- Plan ahead: If you are selecting wines by the glass, you have time to choose while you select your dinner options. But it's difficult to pick a bottle if you have no idea what your entree will be.
- Keep the food similar: It's tough to find any wine that will pair with both fish and beef.
- Ask for recommendations: The restaurant may have wines specially selected to be served with multiple courses.
- Keep the wine flexible: Avoid wines that are too light, too big, or that have simple flavors that need specific foods to bring out their best points. Flexible wines like Pinot Noir, Merlot, Semi-Dry Riesling, or Pinot Grigio can help you with a range of food choices.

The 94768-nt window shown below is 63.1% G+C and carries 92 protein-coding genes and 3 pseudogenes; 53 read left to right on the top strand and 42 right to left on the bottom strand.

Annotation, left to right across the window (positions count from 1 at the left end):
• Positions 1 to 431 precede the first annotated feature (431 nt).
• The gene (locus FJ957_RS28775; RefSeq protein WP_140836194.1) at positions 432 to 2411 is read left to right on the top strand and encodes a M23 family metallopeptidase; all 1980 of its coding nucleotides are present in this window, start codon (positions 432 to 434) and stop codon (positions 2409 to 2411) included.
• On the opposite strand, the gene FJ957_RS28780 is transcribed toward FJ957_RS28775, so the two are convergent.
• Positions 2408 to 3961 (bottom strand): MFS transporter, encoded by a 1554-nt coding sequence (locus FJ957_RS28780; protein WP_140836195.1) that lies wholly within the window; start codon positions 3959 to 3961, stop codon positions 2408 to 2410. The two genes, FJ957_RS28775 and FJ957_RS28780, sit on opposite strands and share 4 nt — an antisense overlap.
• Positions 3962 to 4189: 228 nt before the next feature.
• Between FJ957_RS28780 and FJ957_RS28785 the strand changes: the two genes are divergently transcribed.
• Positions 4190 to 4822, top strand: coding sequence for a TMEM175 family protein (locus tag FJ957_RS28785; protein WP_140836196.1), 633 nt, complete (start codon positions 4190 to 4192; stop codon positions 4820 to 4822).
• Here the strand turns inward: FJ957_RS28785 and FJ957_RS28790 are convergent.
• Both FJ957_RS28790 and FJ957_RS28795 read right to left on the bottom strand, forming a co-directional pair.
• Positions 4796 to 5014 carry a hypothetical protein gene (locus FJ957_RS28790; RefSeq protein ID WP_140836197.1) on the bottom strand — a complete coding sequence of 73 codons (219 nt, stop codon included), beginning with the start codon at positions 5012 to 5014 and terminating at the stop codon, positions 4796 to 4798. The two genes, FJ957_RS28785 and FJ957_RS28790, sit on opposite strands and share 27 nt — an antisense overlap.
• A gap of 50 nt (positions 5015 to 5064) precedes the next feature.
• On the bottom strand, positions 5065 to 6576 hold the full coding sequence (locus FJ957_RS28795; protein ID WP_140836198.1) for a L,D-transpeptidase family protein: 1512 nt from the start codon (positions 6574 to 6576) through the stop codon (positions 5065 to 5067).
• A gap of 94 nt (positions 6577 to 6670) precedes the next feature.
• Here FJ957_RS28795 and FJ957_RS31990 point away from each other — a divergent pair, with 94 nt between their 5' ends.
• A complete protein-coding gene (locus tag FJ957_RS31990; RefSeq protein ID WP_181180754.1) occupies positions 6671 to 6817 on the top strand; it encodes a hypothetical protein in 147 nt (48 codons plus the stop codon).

- Find something everyone enjoys: You might have to bow to the pickiest drinker at your table. Some people are just certain they don't like a certain type of wine or always and only drink another type. That's OK. Maybe this time you acquiesce, but your next dinner out, you push the envelope a little.
What does this look like in reality? Tina often chooses a delicate starter and then a heavier entree, or, vegetables at first and then meat to finish. She'll often select a light Pinot Noir, or, when feeling gutsy, a very rich, buttery chardonnay. She finds both quite flexible for this sort of pairing.